Research calls for a ‘whole family’ approach when mental health disorder identified in a parent
New research has recommended the development of a ‘whole of family’ approach within mental health services. This is including automatic consideration of children when a parent has a mental health illness.
Launching the findings of the five-year PRIMERA research programme on mental health within families, by the Maynooth University Centre for Mental Health and Community Research, the researchers said the findings of the comprehensive HSE-funded programme, illustrated barriers that need to be addressed within mental health services.
CMHCR Director and PRIMERA Principal Investigator, Professor Sinéad McGilloway, recommended that ‘think family’ policy and practice be developed and incorporated as part of routine Adult and Child and Adolescent Mental Health Services in Ireland.
“We know that parental mental health can typically affect the entire family. An estimated 23% of all families have at least one parent who has or had a mental health disorder. We also know that the lifetime risk of mental illness for their children vastly increases by 41%-77%.
“When child welfare is not considered in the treatment of parents with illness, our services are failing to identify a portion of children and adolescents who are at significant risk of becoming the next generation of mental health service users.
“These families often remain ‘invisible’ and are not identified due to little or no collaboration between Adult Mental Health Services (AMHS) and Child and Adolescent Mental Health Services (CAMHS); an individualised, crisis-oriented approach to assessment and treatment; confidentiality concerns amongst mental health professionals; and parental stigma/fear of social services and losing custody of their children.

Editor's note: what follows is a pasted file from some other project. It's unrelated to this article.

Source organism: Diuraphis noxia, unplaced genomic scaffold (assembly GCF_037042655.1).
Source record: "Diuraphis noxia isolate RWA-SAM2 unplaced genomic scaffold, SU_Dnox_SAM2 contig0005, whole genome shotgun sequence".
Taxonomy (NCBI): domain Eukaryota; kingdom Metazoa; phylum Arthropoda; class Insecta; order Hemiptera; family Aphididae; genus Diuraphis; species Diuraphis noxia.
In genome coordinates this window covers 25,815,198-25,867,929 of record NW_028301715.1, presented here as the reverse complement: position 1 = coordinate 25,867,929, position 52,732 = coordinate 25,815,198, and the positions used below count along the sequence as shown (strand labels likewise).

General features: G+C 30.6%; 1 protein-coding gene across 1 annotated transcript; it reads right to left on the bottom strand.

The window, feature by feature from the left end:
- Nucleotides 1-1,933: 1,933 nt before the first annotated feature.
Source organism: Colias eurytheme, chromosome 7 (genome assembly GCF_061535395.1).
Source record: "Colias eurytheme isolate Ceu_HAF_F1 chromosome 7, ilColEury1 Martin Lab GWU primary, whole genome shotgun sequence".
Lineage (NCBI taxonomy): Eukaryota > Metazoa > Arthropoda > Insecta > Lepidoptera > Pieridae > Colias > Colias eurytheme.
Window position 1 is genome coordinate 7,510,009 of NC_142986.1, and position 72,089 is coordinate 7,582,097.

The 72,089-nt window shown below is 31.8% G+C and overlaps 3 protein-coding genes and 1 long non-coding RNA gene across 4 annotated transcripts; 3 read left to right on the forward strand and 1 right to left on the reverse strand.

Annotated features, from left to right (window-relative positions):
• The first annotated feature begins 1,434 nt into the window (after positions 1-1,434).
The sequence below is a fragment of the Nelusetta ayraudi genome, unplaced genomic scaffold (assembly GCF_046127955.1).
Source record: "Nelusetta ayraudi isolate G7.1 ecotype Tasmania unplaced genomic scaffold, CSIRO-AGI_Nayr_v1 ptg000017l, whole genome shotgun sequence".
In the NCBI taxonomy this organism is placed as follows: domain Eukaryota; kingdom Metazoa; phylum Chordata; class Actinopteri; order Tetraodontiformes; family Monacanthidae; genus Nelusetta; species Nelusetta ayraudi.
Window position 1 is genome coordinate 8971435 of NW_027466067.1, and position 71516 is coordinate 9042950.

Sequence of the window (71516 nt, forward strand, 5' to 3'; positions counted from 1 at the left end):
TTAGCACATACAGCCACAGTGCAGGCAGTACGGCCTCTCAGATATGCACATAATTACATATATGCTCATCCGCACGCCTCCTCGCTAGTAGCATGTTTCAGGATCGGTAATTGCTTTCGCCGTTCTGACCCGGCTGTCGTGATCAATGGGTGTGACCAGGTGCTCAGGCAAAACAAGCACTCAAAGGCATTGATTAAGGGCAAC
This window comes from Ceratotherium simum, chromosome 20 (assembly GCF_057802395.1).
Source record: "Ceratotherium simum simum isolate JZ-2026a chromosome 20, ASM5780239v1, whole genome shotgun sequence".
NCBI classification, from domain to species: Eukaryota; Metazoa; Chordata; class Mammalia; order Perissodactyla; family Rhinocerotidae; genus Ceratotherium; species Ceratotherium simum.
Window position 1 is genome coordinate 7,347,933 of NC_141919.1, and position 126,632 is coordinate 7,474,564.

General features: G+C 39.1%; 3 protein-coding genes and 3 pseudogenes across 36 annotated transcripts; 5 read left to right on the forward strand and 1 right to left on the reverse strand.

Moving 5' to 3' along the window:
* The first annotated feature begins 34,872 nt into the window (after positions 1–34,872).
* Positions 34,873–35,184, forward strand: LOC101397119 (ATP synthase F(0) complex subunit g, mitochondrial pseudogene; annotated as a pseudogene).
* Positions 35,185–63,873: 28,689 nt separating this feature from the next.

Commending the depth of the work carried out and commenting on the findings, the Minister with responsibility for Mental Health and Older People, Mary Butler, said:
“I welcome the launch of PRIMERA’s research and its contribution to our understanding of the needs of families of people accessing mental health services. Outcomes for people with mental health difficulties tend to be better where family and carers are involved and where these families and carers themselves are supported.
“I am very supportive of the involvement of family members in an individual’s care with their consent, and this approach is supported by Sharing the Vision, our national mental health policy. Research such as this is a vital resource as we continuously seek to improve our mental health services.”
International studies estimate that 25%–68% of adult mental health service users are parents, and 35%–60% of children presenting at Child and Adolescent Mental Health Services have a parent with a mental illness.
Ireland is rated to have the third highest incidence of adult mental illness across 36 countries in Europe — costing the Irish state €11 billion per year. It is estimated that 280,000 children are dependent on parents who have a mental health illness.